Primary Legislation for Public Records
Primary Legislation for Public Records
Legislation falls into two categories – primary and secondary legislation. Primary legislation comprises Acts of Parliament. Acts often make provision for related, but more detailed, regulations to be issued by means of statutory instruments. These statutory instruments are known as secondary legislation. In Scotland, the same relationship exists between Acts of the Scottish Parliament and Scottish Statutory Instruments.
The main legislation governing the work of the National Records of Scotland (NRS) is the Public Records (Scotland) Act, 2011, the Public Records (Scotland) Act, 1937, the Public Registers and Records (Scotland) Act 1948, and some parts of the Public Records Act 1958, as amended by the Public Records Act 1967.
No legislation mentions the National Records of Scotland by name, as all rights and responsibilities are vested personally in the Keeper of the Records of Scotland.
The Act has its origins in The Historical Abuse Systemic Review: Residential Schools and Children’s Homes in Scotland 1950-1995 (The Shaw Report) published in 2007. The Shaw Report recorded how its investigations were hampered by poor record keeping and found that thousands of records were lost due to poor records management. A subsequent review of public records legislation in Scotland found that it was not fit for purpose and that poor records management was not restricted to the childcare sector, but affected many public bodies.
The Public Records (Scotland) Act was passed by the Scottish Parliament in March 2011. The Act has been in force since January 2013. The aim of the Act is to improve the quality of record keeping by named Scottish public authorities. It requires an authority to develop a Records Management Plan setting out the arrangements in place to manage its public records. The plan must be submitted to the Keeper of the Records of Scotland for his assessment and agreement, then implemented and reviewed regularly.
To help authorities comply with their obligations, the Keeper published a model plan and guidance. It takes the form of an annotated list of 15 key elements that would be expected to appear in a robust records management plan. The Keeper also published supplementary guidance on proper arrangements for archiving public records.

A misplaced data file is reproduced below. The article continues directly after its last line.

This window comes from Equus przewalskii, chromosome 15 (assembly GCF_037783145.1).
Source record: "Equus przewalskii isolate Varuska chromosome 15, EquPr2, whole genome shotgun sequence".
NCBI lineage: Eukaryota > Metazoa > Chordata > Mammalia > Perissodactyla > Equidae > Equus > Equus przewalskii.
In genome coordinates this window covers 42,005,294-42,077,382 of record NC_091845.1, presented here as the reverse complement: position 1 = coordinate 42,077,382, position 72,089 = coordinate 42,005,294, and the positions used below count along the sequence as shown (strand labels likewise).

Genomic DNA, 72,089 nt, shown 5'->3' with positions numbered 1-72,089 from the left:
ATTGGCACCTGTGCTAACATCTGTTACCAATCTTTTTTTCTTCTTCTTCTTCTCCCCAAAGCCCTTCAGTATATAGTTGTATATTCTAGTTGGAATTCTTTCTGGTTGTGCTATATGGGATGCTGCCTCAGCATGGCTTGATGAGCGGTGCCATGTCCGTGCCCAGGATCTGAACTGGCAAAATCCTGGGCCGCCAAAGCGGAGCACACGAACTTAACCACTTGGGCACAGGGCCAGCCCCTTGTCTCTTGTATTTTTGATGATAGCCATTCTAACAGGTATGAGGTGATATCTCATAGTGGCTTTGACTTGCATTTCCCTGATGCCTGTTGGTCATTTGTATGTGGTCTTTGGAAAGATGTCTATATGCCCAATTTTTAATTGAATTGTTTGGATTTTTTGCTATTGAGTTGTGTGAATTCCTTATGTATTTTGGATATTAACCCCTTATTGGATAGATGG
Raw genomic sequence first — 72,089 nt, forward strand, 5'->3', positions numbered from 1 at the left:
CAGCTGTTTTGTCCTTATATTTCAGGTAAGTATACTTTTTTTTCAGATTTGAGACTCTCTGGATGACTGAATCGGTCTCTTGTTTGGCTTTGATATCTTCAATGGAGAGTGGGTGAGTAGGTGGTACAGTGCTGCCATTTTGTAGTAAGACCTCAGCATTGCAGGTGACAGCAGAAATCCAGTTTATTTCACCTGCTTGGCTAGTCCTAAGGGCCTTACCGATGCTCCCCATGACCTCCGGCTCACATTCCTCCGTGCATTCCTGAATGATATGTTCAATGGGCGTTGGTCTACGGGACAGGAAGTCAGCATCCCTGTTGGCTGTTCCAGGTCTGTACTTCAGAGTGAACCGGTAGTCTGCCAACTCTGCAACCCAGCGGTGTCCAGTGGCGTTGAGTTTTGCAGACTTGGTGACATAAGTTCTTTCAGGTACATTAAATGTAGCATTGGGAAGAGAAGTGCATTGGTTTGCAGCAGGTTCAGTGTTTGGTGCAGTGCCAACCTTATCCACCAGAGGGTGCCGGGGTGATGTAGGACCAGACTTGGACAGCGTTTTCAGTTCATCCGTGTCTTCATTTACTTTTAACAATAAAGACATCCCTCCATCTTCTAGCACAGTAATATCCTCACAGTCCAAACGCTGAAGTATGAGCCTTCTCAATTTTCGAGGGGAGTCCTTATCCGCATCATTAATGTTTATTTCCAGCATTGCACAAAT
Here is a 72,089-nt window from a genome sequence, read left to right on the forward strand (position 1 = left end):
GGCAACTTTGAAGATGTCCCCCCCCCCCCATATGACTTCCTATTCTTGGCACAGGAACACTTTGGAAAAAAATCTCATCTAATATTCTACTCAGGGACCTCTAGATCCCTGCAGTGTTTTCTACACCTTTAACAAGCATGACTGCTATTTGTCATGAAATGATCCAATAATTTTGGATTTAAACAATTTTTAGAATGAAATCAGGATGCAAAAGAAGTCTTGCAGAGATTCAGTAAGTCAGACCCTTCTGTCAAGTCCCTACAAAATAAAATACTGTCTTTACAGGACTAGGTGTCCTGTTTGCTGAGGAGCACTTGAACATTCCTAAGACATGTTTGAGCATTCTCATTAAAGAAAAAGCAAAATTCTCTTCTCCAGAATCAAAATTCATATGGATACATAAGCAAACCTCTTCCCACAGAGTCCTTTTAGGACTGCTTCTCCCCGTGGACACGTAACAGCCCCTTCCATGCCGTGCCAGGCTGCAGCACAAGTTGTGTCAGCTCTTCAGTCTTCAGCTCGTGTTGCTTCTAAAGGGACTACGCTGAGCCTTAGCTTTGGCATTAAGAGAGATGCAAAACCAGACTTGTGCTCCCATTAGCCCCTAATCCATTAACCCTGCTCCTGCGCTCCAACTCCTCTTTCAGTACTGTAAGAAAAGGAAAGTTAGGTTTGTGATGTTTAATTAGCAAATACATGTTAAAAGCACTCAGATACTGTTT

For more information about the Act and the Keeper’s Model Plan and guidance, visit our Public Records (Scotland) Act 2011 webpage.
A copy of the Act, incorporating recent amendments can be found via the legislation website.
This Act was largely concerned with providing for the transfer of records of central and local Scottish courts to the Keeper. It also:
- makes it lawful for government departments, agencies, non-departmental public bodies, statutory bodies corporate, and local authorities to transfer their records to the Keeper.
- prescribes procedures for records disposal.
- provides for the temporary retransmission of records when required by their creators.
- outlines the Keeper's powers and duties concerning the records in his care and allows him to take the steps he deems necessary to carry out these duties, including employing staff and destroying records which are not judged to be of long term value.
- creates the Scottish Records Advisory Council and outlines its duties.
- makes it lawful for the Keeper to acquire records from private owners through an amendment introduced in the National Heritage (Scotland) Act 1985.
We have produced a copy of the 1937 Public Records (Scotland) Act, incorporating amendments made by subsequent legislation.
When the 1937 Act was passed, the Keeper had responsibility not only for historical records, but also for the creation and maintenance of the General Register of Sasines. His full title until 1948 was the 'Keeper of the Registers and Records of Scotland'. By 1948, however, it was recognised that the work of the two departments was fundamentally different, and required staff with different specialisms. The 1948 Act therefore separated the two functions, creating a new 'Keeper of the Records of Scotland'.
We have produced a copy of the 1948 Public Registers and Records (Scotland) Act incorporating amendments made by subsequent legislation.
This Act excludes Scotland from its provisions, but it has an effect on Scottish public records in two respects:
- With the agreement of both the UK and Scottish Keepers, UK public bodies operating wholly or mainly in Scotland may transfer their records to the National Records of Scotland rather than to the National Archives (TNA) which are based in London. This is made possible by an interaction between section 3(8) of the 1958 Act and section 5(1) of the Public Records (Scotland) Act 1937.
- In 1962, the Scottish Office adopted the arrangements for access to government records set out in the 1958 Act and also adopted similar arrangements for the selection, transfer and preservation of government records.
You can find more information about the 1958 Act in the policy and legislation section of The National Archives (TNA) Website.
This Act reduced the standard closure period for UK government records from 50 years to 30 years, introducing what is commonly known as the "30 year rule". Although the Act does not apply to Scotland, the change was adopted here as well.
You can find more information about the 1967 Act in the policy and legislation section of The National Archives (TNA) Website.